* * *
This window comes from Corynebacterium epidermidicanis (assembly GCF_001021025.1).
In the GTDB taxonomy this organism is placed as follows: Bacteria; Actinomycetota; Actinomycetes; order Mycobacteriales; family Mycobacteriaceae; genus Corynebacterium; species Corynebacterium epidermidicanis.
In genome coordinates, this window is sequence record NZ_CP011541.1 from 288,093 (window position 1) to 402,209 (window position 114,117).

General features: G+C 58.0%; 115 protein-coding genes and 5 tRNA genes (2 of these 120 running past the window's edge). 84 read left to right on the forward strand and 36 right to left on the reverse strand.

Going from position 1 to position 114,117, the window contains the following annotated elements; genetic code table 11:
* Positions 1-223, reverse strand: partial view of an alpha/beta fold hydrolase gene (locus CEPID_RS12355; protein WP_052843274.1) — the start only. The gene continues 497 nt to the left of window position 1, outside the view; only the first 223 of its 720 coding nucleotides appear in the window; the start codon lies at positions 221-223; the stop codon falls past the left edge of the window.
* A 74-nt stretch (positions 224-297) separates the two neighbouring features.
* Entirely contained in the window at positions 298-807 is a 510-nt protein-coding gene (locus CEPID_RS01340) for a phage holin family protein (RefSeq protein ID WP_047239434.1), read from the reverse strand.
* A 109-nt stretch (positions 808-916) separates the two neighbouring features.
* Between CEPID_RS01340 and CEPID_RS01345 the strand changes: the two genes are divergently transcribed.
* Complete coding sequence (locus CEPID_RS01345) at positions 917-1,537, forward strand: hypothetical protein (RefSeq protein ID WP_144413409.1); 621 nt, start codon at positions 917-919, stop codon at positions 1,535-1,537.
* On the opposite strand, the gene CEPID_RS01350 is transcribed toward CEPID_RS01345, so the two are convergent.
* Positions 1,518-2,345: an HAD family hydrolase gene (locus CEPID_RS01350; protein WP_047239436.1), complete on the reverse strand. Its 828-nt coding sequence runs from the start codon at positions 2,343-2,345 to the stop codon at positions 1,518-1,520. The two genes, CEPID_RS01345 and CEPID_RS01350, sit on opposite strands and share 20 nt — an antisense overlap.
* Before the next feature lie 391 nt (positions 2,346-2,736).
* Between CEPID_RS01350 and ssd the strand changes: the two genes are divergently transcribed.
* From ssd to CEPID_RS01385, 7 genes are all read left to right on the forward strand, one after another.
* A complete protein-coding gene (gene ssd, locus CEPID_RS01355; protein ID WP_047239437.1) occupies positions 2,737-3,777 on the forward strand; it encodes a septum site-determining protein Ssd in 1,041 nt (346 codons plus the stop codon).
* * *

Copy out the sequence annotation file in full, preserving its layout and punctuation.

This window comes from Corynebacterium epidermidicanis (assembly GCF_001021025.1).
In the GTDB taxonomy this organism is placed as follows: Bacteria; Actinomycetota; Actinomycetes; order Mycobacteriales; family Mycobacteriaceae; genus Corynebacterium; species Corynebacterium epidermidicanis.
In genome coordinates, this window is sequence record NZ_CP011541.1 from 288,093 (window position 1) to 402,209 (window position 114,117).

General features: G+C 58.0%; 115 protein-coding genes and 5 tRNA genes (2 of these 120 running past the window's edge). 84 read left to right on the forward strand and 36 right to left on the reverse strand.

Going from position 1 to position 114,117, the window contains the following annotated elements; genetic code table 11:
* Positions 1-223, reverse strand: partial view of an alpha/beta fold hydrolase gene (locus CEPID_RS12355; protein WP_052843274.1) — the start only. The gene continues 497 nt to the left of window position 1, outside the view; only the first 223 of its 720 coding nucleotides appear in the window; the start codon lies at positions 221-223; the stop codon falls past the left edge of the window.
* A 74-nt stretch (positions 224-297) separates the two neighbouring features.
* Entirely contained in the window at positions 298-807 is a 510-nt protein-coding gene (locus CEPID_RS01340) for a phage holin family protein (RefSeq protein ID WP_047239434.1), read from the reverse strand.
* A 109-nt stretch (positions 808-916) separates the two neighbouring features.
* Between CEPID_RS01340 and CEPID_RS01345 the strand changes: the two genes are divergently transcribed.
* Complete coding sequence (locus CEPID_RS01345) at positions 917-1,537, forward strand: hypothetical protein (RefSeq protein ID WP_144413409.1); 621 nt, start codon at positions 917-919, stop codon at positions 1,535-1,537.
* On the opposite strand, the gene CEPID_RS01350 is transcribed toward CEPID_RS01345, so the two are convergent.
* Positions 1,518-2,345: an HAD family hydrolase gene (locus CEPID_RS01350; protein WP_047239436.1), complete on the reverse strand. Its 828-nt coding sequence runs from the start codon at positions 2,343-2,345 to the stop codon at positions 1,518-1,520. The two genes, CEPID_RS01345 and CEPID_RS01350, sit on opposite strands and share 20 nt — an antisense overlap.
* Before the next feature lie 391 nt (positions 2,346-2,736).
* Between CEPID_RS01350 and ssd the strand changes: the two genes are divergently transcribed.
* From ssd to CEPID_RS01385, 7 genes are all read left to right on the forward strand, one after another.
* A complete protein-coding gene (gene ssd, locus CEPID_RS01355; protein ID WP_047239437.1) occupies positions 2,737-3,777 on the forward strand; it encodes a septum site-determining protein Ssd in 1,041 nt (346 codons plus the stop codon).